Two brothers create four fine and loopy entertainments to fill their day.
At daybreak, “Charlie woke up. There was a lump beside him.” (In bed, under the covers, as Hughes’ wry artwork relates.) “He poked the lump. The lump moaned.” It’s Mouse, who moans that he is sleeping. Charlie challenges that. “How can you be sleeping?...You are talking.” They get up and go poke the two lumps in their parents’ bed. “I am a mom,” the lump announces. “I can do what I want.” This same spirit informs the following three sagas in this early reader. One is a gathering parade to a neighborhood party, featuring a variety of genders, classes, and races. Mixed-race Charlie and Mouse have a white mom and an Asian dad; Mouse, although he takes the masculine pronoun, wears a pink tutu. Next Charlie and Mouse try to earn some money by selling rocks. Neither the elderly brown lady nor the interracial gay couple are in the market, but they do need rocks removed and will pay for the service. Mom, want it or not, gets a rock garden. Lastly, the boys create a new tradition: a bedtime banana, only to conspire after lights out that a bedtime Popsicle may be better. Snyder serves the stories with propulsive good cheer and a pleasing cadence, keeping the pages flipping, while Hughes’ illustrations have crazy-quilt complexity and visual texture.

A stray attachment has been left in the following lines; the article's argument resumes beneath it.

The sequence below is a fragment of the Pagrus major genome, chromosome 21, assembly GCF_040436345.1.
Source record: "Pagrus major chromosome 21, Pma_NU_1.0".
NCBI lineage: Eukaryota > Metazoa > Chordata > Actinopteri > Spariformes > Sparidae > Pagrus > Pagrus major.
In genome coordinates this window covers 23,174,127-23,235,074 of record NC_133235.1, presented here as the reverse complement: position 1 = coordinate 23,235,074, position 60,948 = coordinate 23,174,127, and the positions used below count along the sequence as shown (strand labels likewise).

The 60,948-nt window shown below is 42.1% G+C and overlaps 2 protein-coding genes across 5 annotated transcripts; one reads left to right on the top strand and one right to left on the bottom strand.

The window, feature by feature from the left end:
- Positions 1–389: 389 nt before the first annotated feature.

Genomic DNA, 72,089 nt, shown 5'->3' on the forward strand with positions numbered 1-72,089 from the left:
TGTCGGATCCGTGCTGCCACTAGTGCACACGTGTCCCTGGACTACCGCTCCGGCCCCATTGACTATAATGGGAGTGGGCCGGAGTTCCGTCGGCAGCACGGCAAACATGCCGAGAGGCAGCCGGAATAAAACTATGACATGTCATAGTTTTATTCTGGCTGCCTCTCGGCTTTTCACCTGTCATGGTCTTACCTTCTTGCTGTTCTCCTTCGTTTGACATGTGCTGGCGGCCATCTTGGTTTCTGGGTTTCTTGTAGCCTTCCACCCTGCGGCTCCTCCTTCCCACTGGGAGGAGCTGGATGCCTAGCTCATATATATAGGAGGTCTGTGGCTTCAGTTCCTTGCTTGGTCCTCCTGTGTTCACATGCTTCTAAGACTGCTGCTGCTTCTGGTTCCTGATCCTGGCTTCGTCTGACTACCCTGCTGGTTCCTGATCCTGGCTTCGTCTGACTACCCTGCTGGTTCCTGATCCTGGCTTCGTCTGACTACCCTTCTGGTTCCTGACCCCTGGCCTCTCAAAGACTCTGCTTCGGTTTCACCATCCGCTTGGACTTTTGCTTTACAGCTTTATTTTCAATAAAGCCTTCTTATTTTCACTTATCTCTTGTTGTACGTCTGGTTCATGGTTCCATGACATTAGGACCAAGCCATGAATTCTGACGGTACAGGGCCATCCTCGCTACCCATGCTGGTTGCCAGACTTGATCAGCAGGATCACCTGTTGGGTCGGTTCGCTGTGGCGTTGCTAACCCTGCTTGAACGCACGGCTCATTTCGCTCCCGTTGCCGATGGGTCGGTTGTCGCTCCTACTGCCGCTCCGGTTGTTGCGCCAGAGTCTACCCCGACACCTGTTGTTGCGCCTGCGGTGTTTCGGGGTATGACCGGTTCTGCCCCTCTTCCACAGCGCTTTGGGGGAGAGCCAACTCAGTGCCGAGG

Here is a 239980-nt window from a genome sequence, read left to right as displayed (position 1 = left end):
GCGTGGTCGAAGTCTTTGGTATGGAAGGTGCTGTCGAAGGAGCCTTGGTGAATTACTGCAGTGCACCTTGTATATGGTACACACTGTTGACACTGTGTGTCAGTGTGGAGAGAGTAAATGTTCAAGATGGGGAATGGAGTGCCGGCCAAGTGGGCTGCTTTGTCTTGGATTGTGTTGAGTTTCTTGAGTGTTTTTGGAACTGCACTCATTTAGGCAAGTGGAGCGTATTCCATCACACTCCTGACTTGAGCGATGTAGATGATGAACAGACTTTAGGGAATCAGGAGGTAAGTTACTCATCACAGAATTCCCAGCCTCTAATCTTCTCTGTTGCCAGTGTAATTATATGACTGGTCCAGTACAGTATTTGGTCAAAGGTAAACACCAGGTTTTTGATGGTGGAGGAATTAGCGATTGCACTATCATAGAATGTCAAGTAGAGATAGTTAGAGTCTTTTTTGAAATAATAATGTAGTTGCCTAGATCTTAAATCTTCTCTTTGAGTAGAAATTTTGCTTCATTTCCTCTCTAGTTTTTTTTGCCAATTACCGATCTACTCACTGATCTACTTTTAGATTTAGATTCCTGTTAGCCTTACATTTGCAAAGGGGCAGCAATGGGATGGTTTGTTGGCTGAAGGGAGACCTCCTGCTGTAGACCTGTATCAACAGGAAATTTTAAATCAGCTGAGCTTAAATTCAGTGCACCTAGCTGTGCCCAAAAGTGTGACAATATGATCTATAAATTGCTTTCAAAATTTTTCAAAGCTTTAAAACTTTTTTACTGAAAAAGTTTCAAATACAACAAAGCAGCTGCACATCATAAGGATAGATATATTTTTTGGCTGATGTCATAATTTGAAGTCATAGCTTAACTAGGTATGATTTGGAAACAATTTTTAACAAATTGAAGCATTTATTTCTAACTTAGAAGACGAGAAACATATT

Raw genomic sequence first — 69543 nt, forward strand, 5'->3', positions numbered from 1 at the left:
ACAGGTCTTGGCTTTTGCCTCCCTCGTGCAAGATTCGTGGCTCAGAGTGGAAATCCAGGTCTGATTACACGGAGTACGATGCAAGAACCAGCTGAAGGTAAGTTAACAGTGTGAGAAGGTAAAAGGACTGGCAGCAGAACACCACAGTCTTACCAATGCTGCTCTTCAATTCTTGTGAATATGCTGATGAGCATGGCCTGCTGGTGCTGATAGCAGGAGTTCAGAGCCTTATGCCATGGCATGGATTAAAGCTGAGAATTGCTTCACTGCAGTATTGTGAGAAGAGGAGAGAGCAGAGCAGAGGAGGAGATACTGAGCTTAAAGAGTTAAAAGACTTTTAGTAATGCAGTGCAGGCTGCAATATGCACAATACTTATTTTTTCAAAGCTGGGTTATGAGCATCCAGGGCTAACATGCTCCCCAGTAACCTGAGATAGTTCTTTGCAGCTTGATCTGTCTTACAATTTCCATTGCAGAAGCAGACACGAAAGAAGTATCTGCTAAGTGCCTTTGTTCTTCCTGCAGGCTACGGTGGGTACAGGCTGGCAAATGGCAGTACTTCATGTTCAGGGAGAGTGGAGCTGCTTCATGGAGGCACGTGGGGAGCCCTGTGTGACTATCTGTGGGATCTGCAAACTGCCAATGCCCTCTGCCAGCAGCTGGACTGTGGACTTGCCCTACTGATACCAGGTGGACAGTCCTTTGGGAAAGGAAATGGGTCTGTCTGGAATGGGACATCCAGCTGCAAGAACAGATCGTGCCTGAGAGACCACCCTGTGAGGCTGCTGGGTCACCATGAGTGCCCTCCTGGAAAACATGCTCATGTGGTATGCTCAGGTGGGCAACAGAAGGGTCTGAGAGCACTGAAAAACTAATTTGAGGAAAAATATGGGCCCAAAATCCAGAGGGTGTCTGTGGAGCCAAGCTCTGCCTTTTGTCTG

A top-notch early reader, with words and art in perfect step. (Early reader. 6-9)